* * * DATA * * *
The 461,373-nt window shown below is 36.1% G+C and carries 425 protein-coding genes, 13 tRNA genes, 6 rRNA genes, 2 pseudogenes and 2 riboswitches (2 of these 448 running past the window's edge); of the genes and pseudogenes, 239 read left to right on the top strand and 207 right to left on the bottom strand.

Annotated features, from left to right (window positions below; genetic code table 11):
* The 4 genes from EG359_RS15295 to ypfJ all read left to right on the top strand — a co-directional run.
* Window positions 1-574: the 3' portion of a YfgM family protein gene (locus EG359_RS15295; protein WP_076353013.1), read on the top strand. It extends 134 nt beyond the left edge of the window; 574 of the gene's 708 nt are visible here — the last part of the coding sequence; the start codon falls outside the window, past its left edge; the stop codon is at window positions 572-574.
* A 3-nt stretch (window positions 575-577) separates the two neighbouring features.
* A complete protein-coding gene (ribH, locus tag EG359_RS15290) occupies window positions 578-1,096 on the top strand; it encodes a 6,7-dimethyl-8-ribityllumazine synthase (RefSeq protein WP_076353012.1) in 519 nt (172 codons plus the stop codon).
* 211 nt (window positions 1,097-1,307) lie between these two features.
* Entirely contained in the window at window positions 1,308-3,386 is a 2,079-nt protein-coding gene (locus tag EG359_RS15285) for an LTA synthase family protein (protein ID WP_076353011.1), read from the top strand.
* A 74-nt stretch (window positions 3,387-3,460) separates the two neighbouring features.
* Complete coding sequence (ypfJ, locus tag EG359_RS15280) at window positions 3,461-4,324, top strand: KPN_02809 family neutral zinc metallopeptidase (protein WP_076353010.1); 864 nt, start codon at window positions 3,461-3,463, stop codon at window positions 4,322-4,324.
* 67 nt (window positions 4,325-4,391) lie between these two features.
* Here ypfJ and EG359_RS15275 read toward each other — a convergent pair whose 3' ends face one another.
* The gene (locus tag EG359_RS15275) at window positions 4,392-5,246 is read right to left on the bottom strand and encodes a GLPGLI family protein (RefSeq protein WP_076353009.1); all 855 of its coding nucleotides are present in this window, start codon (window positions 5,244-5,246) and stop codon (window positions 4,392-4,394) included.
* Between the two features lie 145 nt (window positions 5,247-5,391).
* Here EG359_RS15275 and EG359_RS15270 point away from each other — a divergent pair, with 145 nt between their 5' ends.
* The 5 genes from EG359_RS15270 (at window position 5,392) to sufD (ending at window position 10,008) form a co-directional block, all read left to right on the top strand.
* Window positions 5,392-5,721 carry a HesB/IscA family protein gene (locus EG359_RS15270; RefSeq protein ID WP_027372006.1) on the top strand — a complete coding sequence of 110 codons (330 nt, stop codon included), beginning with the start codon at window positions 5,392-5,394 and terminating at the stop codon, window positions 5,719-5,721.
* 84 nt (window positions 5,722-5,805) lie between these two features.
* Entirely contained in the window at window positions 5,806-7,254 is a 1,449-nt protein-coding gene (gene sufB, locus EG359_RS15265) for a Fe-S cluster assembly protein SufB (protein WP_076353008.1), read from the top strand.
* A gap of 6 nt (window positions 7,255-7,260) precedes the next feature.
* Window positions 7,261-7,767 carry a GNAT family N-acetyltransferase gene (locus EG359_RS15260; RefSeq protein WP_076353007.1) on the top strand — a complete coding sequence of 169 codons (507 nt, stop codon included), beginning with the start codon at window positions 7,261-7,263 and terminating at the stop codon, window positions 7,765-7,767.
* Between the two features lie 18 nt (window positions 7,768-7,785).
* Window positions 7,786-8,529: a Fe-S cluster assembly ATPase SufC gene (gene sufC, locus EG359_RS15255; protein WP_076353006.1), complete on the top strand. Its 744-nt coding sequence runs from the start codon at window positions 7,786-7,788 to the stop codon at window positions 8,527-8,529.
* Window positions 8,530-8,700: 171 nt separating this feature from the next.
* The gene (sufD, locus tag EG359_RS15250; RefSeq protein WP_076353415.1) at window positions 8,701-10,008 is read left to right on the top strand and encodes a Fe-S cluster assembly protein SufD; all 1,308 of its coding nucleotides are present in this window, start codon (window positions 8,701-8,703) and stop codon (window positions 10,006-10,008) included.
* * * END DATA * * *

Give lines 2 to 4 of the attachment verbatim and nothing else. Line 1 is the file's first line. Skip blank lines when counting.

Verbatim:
Annotated features, from left to right (window positions below; genetic code table 11):
* The 4 genes from EG359_RS15295 to ypfJ all read left to right on the top strand — a co-directional run.
* Window positions 1-574: the 3' portion of a YfgM family protein gene (locus EG359_RS15295; protein WP_076353013.1), read on the top strand. It extends 134 nt beyond the left edge of the window; 574 of the gene's 708 nt are visible here — the last part of the coding sequence; the start codon falls outside the window, past its left edge; the stop codon is at window positions 572-574.